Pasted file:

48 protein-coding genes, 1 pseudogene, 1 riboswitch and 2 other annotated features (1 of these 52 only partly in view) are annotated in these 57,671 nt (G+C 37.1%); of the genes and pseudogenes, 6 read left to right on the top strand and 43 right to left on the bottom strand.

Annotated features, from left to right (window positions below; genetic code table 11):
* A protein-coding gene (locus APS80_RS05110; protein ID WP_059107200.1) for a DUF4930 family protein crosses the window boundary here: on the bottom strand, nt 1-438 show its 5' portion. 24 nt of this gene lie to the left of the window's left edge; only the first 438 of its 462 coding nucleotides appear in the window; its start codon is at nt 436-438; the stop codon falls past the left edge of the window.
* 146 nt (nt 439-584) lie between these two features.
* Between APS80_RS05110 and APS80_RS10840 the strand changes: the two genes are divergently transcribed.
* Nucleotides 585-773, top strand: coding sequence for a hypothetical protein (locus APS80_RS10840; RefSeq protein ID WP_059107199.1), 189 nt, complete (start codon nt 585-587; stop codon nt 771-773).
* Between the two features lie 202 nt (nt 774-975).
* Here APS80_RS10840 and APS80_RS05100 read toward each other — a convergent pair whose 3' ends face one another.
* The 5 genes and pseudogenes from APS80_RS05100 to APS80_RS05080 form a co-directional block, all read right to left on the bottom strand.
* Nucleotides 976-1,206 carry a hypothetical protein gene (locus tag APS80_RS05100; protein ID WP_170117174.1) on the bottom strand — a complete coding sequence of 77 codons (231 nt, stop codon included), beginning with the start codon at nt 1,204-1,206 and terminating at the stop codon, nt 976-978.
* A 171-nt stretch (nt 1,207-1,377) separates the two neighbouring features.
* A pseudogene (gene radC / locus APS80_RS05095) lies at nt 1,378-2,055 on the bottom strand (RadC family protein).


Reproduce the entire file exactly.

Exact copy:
48 protein-coding genes, 1 pseudogene, 1 riboswitch and 2 other annotated features (1 of these 52 only partly in view) are annotated in these 57,671 nt (G+C 37.1%); of the genes and pseudogenes, 6 read left to right on the top strand and 43 right to left on the bottom strand.

Annotated features, from left to right (window positions below; genetic code table 11):
* A protein-coding gene (locus APS80_RS05110; protein ID WP_059107200.1) for a DUF4930 family protein crosses the window boundary here: on the bottom strand, nt 1-438 show its 5' portion. 24 nt of this gene lie to the left of the window's left edge; only the first 438 of its 462 coding nucleotides appear in the window; its start codon is at nt 436-438; the stop codon falls past the left edge of the window.
* 146 nt (nt 439-584) lie between these two features.
* Between APS80_RS05110 and APS80_RS10840 the strand changes: the two genes are divergently transcribed.
* Nucleotides 585-773, top strand: coding sequence for a hypothetical protein (locus APS80_RS10840; RefSeq protein ID WP_059107199.1), 189 nt, complete (start codon nt 585-587; stop codon nt 771-773).
* Between the two features lie 202 nt (nt 774-975).
* Here APS80_RS10840 and APS80_RS05100 read toward each other — a convergent pair whose 3' ends face one another.
* The 5 genes and pseudogenes from APS80_RS05100 to APS80_RS05080 form a co-directional block, all read right to left on the bottom strand.
* Nucleotides 976-1,206 carry a hypothetical protein gene (locus tag APS80_RS05100; protein ID WP_170117174.1) on the bottom strand — a complete coding sequence of 77 codons (231 nt, stop codon included), beginning with the start codon at nt 1,204-1,206 and terminating at the stop codon, nt 976-978.
* A 171-nt stretch (nt 1,207-1,377) separates the two neighbouring features.
* A pseudogene (gene radC / locus APS80_RS05095) lies at nt 1,378-2,055 on the bottom strand (RadC family protein).